Are U.S Consumers Ready for Driverless Cars?
Posted on behalf of Phillips Law Group on Dec 19, 2013 in Local
As technology continues to flood the lives of Americans some of us are still waiting for hoverboards while others look forward to driverless cars. In 2005 a project by a team at Stanford that included a Google engineer created the first robotic vehicle. From there the Google driverless car became a project that involved developing technology for autonomous cars.
In 2011 Nevada passed a law that permitted the operation of autonomous cars; in 2012 Florida became the second state to allow the testing of such vehicles on public roads and then California the third to legalize the use of self-driven cars for testing purposes.
Although states and Google are pushing for the use of driverless cars, tort law could kill it before consumers get a chance to use them. Since the mid-2000s Toyota has been fighting hundreds of complaints in regards to its vehicles ability to unintentionally accelerate. The company is now moving toward a global settlement of cases.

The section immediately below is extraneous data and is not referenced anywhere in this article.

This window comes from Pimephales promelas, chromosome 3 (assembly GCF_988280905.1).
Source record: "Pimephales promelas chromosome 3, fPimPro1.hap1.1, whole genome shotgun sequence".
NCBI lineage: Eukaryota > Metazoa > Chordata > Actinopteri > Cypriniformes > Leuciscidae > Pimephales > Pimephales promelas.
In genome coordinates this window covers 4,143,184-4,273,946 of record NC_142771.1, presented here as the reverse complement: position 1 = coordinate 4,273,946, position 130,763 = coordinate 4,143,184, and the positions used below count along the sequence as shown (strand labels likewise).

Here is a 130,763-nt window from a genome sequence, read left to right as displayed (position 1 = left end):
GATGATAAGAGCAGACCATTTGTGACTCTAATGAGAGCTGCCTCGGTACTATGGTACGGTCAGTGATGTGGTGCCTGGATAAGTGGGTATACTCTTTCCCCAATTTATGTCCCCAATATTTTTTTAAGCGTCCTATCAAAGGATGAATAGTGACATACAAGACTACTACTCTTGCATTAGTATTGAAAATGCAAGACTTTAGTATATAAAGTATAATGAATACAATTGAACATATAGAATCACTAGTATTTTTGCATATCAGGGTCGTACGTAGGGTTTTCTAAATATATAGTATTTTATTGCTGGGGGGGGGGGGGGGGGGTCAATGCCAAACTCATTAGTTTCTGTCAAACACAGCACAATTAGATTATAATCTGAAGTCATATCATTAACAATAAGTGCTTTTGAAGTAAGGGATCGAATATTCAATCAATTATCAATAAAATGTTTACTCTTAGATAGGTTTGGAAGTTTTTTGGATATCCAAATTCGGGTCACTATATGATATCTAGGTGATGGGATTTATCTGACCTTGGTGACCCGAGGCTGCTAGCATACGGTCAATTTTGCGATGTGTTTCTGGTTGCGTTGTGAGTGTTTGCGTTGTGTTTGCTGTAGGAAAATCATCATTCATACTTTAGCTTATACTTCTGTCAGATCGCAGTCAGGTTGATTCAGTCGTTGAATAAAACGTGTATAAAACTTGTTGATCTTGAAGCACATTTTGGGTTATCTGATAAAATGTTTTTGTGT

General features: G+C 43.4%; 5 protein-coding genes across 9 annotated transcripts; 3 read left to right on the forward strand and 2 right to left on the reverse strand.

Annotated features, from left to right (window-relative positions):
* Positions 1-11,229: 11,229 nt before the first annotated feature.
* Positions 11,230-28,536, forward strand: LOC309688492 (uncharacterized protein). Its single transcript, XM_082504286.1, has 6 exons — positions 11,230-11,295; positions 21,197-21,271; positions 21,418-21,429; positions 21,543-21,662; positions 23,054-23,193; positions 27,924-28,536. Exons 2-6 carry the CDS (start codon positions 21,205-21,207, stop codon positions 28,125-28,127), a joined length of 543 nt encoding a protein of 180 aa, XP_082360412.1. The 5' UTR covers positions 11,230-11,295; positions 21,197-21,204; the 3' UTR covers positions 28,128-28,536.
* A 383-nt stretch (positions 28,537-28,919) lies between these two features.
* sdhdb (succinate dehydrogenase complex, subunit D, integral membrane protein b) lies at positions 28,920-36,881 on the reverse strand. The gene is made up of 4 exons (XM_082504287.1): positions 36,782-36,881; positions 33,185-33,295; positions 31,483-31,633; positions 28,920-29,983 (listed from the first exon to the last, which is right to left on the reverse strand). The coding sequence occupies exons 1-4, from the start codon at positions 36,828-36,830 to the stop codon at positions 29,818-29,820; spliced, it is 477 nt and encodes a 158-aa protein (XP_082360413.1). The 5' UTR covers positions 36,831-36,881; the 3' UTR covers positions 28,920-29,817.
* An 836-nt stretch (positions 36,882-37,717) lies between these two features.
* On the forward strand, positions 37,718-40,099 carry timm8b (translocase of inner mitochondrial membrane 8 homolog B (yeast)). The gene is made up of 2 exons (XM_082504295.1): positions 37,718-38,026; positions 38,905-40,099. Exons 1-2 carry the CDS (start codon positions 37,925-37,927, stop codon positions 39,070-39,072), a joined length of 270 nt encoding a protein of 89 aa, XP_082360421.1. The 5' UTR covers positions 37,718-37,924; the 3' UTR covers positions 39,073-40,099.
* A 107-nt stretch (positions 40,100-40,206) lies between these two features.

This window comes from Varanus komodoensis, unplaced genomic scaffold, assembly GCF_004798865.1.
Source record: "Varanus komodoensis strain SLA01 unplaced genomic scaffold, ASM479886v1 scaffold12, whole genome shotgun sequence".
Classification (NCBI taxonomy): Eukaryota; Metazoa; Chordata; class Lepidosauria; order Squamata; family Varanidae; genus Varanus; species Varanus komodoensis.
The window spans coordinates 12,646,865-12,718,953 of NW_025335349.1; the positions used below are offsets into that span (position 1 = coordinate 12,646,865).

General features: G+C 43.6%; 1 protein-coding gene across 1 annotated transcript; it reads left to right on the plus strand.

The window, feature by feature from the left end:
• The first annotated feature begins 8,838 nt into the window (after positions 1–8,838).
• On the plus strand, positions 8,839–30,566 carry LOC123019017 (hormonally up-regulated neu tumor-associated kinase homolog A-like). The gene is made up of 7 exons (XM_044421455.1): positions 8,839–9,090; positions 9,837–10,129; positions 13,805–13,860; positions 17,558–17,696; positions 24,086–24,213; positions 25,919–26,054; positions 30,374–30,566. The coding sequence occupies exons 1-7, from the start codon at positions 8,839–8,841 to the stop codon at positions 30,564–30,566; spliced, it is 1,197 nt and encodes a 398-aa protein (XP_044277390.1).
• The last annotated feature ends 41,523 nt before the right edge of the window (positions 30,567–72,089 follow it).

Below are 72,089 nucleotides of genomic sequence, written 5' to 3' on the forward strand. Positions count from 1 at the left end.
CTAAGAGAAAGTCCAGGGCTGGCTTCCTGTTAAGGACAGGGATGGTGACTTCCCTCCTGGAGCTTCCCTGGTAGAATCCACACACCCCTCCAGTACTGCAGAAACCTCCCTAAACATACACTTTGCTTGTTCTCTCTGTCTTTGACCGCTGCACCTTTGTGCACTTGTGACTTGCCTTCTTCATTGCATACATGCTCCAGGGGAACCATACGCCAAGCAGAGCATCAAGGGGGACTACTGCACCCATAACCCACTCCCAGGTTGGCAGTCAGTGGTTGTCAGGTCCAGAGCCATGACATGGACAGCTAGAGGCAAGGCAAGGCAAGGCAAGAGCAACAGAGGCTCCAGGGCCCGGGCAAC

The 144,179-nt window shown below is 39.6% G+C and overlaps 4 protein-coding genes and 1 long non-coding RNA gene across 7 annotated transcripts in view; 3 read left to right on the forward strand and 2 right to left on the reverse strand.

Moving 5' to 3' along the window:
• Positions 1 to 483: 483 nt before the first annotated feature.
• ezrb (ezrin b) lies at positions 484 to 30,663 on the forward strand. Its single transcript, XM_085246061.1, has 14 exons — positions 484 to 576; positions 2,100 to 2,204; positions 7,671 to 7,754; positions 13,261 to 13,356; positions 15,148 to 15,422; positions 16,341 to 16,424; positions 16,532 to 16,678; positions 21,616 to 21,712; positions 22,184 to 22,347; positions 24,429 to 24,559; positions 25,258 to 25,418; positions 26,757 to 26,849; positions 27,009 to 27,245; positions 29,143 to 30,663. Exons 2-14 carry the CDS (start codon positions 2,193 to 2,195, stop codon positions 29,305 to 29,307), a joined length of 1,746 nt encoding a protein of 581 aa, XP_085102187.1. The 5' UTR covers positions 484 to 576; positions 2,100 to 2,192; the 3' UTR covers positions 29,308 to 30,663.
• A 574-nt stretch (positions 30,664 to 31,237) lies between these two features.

In October a single case involving a 76 year old driver was settled after Toyota was found at fault for their electronic throttle control. Michael Barr, a software expert who testified in the case Any reasonably complex software has bugs. According to the Wall Street Journal.
Furthermore, since 2002 when Toyota introduced electronic throttle control billions of driving hours have been logged in order to find hundreds of cases against the electronic throttle. It is likely that many manufacturers will not want to risk being hit with lawsuits and will likely steer clear of driverless cars.
Additionally, Google has supposedly racked up more than 500,000 accident-free miles which in no way compares to the billions traversed by Toyota drivers since 2002. However, Google also revealed that in 2011 a human-controlled Google driverless car was involved in a car crash in California and although they stated the vehicle was being driven manually, could a glitch have caused the collision?
It will likely take much more testing and many more vehicular laws for driverless cars to become available to consumers.